Common Identity Theft and Cyber Scams
The various types of identity theft scams and cyber crimes out there today are as wild as they are dangerous.
Crooks will use any opportunity available to access and use your personal information for their own benefit, including opening new lines of credit and utility accounts, draining your bank account, racking up your credit cards, stealing your social security and medical benefits, and collecting a false tax return. Not to mention the inordinate amount of heartbreak and emotional trauma, depletion of savings, damage to your credit score, and the long road to financial recovery that accompanies being a victim of these crimes.
Identity theft scams and cyber crimes do not happen in a bubble. In fact, identity fraud is on the rise, with over $16 billion stolen from 15.4 million U.S. consumers in 2016, compared to $15.3 billion and 13.1 million the year before. In the past six years, thieves have stolen over $107 billion.
To prevent yourself from becoming a victim, you should be aware of several common scams swirling in our society, and know how to detect and recover from identity theft and cyber scams:
Table of Contents
Be On Guard Against Tax ID Theft
A thief uses your Social Security number to falsely file tax returns with the IRS or state. They then collect the refund that was supposed to go to you. Identity theft tax fraud is the number one type of scam encountered by the IRS.
You don’t usually know you’ve been a victim until you get a letter in the mail from the IRS stating that a tax return has already filed using your SSN. Please note that the IRS will never contact you by phone or email.
Dealing with this type of fraud is complex and can take hundreds of hours to fix, which results in a delay in getting what’s owed to you. The victim is constantly wondering if the problem will ever be resolved or if their credit is damaged. Be sure to file a complaint with the FTC at identitytheft.gov, contact one of the three major credit bureaus to put a ‘fraud alert’ on your credit records, contact all of your financial institutions, and close accounts opened without your permission.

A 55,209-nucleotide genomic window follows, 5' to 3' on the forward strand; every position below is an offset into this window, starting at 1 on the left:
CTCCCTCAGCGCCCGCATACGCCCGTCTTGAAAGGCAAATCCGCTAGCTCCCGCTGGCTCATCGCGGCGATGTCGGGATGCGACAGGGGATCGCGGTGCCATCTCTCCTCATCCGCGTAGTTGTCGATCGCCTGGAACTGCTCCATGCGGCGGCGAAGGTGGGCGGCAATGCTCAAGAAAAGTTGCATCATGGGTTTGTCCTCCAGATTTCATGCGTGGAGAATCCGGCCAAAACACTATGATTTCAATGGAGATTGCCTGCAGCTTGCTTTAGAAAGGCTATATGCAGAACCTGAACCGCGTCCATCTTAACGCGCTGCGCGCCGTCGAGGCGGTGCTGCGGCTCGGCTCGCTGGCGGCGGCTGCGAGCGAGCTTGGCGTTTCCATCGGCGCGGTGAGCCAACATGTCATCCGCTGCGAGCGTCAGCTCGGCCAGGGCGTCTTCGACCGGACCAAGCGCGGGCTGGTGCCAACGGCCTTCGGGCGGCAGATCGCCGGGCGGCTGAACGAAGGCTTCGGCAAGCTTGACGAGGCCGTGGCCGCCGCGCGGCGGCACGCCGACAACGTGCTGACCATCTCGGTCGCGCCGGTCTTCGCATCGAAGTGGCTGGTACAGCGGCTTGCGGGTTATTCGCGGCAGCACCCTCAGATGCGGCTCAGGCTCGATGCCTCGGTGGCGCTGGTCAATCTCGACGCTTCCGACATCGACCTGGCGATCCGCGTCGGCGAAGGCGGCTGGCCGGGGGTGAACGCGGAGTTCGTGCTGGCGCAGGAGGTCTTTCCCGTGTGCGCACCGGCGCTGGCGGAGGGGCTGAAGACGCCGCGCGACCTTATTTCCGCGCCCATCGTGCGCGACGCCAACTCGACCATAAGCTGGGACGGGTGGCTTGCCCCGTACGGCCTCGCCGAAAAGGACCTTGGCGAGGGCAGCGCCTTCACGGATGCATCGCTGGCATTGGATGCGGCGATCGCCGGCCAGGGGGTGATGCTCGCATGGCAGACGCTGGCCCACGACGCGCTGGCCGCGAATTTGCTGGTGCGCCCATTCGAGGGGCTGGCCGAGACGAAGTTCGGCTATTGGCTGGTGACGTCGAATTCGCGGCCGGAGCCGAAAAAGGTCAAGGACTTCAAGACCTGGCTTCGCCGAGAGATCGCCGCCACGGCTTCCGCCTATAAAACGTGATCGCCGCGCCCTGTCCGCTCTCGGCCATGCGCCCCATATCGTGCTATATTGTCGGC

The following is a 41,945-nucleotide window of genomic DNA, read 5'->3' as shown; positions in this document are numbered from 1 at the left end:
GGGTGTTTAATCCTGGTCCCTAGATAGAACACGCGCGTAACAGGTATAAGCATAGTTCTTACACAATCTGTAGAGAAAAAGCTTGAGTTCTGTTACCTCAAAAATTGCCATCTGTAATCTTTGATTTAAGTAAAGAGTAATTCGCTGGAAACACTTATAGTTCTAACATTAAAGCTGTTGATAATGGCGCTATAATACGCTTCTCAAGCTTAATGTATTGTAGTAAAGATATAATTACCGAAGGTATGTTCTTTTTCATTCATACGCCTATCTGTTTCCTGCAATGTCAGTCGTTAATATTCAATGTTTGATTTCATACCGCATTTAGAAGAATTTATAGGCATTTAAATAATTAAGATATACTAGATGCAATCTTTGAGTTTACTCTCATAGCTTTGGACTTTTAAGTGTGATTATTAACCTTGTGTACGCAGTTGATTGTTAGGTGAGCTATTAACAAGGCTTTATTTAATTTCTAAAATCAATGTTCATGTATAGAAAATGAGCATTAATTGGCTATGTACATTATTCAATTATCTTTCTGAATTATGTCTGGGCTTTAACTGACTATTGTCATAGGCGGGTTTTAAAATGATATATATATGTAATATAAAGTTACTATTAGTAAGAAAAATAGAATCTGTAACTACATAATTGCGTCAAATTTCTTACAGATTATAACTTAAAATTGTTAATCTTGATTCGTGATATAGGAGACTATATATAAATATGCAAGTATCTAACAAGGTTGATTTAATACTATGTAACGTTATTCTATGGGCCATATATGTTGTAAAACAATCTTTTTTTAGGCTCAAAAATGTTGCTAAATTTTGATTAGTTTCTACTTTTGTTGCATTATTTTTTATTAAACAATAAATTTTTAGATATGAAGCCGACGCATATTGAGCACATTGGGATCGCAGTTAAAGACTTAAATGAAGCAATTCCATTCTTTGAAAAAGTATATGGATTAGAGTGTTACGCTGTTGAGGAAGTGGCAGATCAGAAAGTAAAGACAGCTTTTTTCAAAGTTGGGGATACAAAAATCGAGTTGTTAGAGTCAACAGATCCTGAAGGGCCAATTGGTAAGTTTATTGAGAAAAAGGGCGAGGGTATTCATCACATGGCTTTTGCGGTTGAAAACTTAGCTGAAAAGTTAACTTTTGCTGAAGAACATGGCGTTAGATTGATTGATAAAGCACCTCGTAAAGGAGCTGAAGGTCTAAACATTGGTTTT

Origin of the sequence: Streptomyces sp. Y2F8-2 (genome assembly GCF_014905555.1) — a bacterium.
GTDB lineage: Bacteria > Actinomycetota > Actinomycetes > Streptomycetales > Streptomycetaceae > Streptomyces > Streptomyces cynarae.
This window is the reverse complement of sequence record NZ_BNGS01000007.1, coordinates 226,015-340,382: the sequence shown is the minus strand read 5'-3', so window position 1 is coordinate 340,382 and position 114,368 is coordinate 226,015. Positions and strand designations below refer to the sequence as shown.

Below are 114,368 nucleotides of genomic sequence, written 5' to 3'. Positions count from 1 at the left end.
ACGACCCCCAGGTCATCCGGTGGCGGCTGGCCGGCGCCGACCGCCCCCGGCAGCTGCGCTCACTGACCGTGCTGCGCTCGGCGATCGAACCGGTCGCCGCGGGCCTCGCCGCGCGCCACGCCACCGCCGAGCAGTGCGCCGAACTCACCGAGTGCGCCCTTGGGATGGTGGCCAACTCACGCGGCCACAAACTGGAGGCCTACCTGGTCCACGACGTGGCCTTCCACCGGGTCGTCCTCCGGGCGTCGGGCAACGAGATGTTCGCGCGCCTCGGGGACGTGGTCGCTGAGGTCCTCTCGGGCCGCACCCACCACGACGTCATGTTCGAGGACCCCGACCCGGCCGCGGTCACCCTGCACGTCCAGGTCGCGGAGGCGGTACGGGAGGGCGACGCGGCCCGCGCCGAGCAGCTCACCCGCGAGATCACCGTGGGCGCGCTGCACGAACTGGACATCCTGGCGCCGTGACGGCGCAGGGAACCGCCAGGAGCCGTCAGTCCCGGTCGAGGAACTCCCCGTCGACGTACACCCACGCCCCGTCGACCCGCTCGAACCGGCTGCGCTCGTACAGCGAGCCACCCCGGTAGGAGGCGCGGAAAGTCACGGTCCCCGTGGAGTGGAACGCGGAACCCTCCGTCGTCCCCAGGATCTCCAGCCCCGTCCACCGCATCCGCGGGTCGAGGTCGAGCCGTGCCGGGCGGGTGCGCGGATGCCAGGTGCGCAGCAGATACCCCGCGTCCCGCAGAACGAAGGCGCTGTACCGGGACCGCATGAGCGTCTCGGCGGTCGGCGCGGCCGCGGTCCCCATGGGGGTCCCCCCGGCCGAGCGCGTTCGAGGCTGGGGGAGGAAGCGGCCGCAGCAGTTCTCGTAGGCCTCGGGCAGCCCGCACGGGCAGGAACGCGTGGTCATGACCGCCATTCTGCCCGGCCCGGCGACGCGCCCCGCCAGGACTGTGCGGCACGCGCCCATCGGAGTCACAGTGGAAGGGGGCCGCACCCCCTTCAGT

The reality is that during the first six weeks of the 2016 tax season alone, the IRS had identified fraudulent refunds on more than 42,000 tax returns, with nearly $227 million in claims. If it happens to this many people, it could absolutely happen to you.
Don’t Fall For the Romance Scam
Is all fair in love and war? Not when it comes to romance scammers who are merely online imposters out to break hearts and bank accounts. Here’s an example of how this happens:
A woman in her 50s is struggling in her marriage or is recently divorced, so she gets online and is happy to chat with someone who is interested in her. She feels a connection with him — a connection that ends up costing her over $2 million, or every cent she owned, according to the FBI.
Con artists know how to exploit vulnerable people, especially when potential victims post details about their personal lives on social media and dating sites. They aren’t protecting their privacy enough. Mostly, the scams involve grooming a victim for months, sending them gifts and love notes, even proposals of marriage. Predators usually concoct some crazy story about how they need money so they can come and visit or pay for an emergency of some kind. Soon enough, someone has spent their life savings on “helping” the perpetrator.
Trolling for victims online “is like throwing a fishing line,” said Special Agent Christine Beining, a veteran financial fraud investigator in the FBI’s Houston Division. Someone will eventually take the bait and can wind up broke.